The ancient sages and rishis of India understood that all of creation is essentially energy. Furthermore, they understood that this energy can take on different forms. One being the intellect. As a driving force in this world, the intellect can be a powerful tool. In the same manner, sex, also an energy, can be used for creation. However, many times it may feel that these two energies are at war with each other. We desire something, yet our intellect, or mind, tells us we should not have it. The ancient yogis understood that essentially, these conflicts arise out of a simple imbalance in energies. If too much of our energy is centered around sex, then our intellect suffers, and likewise, if we are too intellectual, then we become almost stale, lifeless beings.
The rishis not only understood this, but provided a solution as well, which was rooted in ancient sciences. According to yoga, a human being’s spine is like three hollow tubes, within which life energy flows. In Sanskrit, these tubes, or channels, are known as nadis. The nadis are not visible to the naked eye because they exist not in the physical body, but in the more esoteric, subtle body which may be influenced through meditation or yoga. The ancient science dictates that the energy flow within the nadis will directly affect a person’s mental, emotional, and higher spiritual states. Depending on which way the energy may be flowing at any one time, a person may be centered in the intellect or in the sexual center at the root of the spine, or even a combination of the two. An intellect-centered person will naturally be dry and rooted completely in logic. This energy, ultimately culminating in the head, flows through the ida nadi, located on the left of the center nadi (middle tube). In contrast, a sex-centered person might be materialistic, centered around desires and fantasies. This sex energy travels through the pingala nadi, located on the right of the center nadi, downwards towards the base of the spine.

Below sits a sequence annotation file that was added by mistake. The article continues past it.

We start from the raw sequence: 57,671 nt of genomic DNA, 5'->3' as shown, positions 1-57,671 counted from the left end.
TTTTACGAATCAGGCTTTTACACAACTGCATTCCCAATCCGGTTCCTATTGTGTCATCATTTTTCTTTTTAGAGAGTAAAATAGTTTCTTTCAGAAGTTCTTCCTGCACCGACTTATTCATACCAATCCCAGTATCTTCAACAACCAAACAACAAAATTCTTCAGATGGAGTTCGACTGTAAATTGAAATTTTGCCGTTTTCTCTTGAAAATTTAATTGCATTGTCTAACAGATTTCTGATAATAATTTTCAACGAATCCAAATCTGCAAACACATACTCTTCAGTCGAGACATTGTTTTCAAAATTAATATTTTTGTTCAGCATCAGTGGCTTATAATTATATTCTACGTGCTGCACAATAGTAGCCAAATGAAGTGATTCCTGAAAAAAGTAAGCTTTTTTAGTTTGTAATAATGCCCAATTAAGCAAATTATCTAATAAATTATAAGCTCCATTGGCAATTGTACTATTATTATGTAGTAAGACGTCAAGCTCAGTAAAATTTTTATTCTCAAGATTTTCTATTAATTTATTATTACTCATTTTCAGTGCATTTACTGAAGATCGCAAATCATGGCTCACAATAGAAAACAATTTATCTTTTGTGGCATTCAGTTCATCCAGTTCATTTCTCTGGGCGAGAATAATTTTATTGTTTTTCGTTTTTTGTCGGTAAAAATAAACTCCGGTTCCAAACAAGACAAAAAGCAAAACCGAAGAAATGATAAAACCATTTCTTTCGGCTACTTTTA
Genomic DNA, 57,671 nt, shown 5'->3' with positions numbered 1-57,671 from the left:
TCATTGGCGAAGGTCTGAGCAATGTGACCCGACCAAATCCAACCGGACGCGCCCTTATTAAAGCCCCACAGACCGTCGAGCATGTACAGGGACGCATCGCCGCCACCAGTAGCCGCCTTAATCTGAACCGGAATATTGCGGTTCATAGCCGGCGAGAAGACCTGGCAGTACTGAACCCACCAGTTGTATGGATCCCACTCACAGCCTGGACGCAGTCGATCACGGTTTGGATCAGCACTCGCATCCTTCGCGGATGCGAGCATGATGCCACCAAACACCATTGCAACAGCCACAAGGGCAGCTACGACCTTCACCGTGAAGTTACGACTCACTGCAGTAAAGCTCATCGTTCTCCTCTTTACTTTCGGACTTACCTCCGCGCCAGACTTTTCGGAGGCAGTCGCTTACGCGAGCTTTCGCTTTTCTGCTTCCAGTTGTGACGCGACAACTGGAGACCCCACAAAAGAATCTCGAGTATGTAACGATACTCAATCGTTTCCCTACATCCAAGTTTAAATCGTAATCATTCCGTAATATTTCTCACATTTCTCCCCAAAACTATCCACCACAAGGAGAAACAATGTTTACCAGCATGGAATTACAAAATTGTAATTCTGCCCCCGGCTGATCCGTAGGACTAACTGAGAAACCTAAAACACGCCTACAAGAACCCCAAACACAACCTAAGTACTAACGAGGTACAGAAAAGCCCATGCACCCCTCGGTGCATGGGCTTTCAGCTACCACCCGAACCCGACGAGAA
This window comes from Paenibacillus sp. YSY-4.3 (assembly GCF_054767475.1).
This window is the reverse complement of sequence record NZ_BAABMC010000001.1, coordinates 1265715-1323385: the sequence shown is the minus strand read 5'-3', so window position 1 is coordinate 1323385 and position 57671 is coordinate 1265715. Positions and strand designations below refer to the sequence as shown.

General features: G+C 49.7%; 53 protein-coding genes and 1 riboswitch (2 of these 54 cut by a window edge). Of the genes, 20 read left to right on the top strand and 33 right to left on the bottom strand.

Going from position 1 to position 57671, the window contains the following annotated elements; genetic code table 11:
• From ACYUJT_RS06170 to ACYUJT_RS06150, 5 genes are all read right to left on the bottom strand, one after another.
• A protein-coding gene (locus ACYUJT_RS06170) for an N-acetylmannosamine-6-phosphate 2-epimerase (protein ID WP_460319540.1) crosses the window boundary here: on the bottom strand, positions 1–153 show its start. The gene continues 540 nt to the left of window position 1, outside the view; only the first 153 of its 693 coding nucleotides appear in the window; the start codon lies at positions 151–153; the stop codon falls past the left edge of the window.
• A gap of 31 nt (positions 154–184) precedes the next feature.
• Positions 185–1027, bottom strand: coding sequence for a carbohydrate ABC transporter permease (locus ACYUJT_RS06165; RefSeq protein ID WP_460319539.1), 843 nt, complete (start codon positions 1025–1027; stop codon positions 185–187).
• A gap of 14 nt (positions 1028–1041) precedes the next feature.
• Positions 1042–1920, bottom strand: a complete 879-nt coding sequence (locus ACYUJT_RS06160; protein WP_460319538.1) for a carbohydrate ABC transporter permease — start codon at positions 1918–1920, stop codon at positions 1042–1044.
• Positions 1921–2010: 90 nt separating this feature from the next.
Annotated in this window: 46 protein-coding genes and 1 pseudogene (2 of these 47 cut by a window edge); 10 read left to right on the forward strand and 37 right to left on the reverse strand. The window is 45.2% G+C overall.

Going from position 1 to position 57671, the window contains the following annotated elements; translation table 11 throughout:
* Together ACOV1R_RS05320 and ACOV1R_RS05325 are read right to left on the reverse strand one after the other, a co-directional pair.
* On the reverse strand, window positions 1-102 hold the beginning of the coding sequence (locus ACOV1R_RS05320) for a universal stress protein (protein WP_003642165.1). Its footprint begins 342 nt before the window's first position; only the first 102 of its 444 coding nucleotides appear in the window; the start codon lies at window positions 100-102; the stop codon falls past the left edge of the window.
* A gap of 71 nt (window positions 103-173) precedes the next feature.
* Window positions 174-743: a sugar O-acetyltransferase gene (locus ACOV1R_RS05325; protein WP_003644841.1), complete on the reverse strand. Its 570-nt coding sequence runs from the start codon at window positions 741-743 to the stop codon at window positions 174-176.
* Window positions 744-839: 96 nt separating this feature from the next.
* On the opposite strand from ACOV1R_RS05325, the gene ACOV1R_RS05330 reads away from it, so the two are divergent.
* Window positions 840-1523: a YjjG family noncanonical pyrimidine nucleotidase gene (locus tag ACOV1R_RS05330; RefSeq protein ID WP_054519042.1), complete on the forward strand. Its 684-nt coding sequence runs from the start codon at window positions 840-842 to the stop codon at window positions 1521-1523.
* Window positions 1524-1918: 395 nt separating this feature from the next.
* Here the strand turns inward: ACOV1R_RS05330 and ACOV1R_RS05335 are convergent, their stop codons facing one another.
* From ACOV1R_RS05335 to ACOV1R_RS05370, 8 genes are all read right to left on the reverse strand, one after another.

With the right guidance, however, the energy flow may be “redirected” to the center, or sushumna nadi. When this happens, a person will no longer be affected by these two energy states, as they have transcended them.
If this redirection in energy happens, the energy will reach the crown center at the top of the head. Not only is this essential for balancing out the energy from the ida and pingala nadis, but, more importantly, activation of the sushumna nadi is associated with higher cognitive functions and spiritual awakening.
The human body can be compared to an instrument, and like any instrument, it works best when used properly. The vedic rishis created manuals on how to use this instrument to its full potential through yoga and meditation. By this meditation, one can transcend the first two nadis and awaken the center nadi, ultimately leading to a flowering of a higher spiritual consciousness.
The steps are as follows:
Before doing anything, first mentally scan the spine in order to visualize it easily during the meditation.
Sit straight and close your eyes.
With spine erect, visualize it (the spine) as a lotus thread; a small, thin, thread of light that travels from the base of the spinal cord all the way to the top of the head.
Keep your attention on this thread of light. Visualize the energy flowing from the root center all the way to the crown. What you are visualizing is the sushumna nadi, or center nadi. Let your whole awareness be on this nadi.
Do this for 21 minutes a day for at least 10 days. After 10 or 11 days the center nadi will be activated and the energy flow within all three nadis will be balanced.
This leads to awakening of intelligence, energy, and makes experiencing the ultimate possible.
Taken From Nithyananda’s Shiva Sutra Talks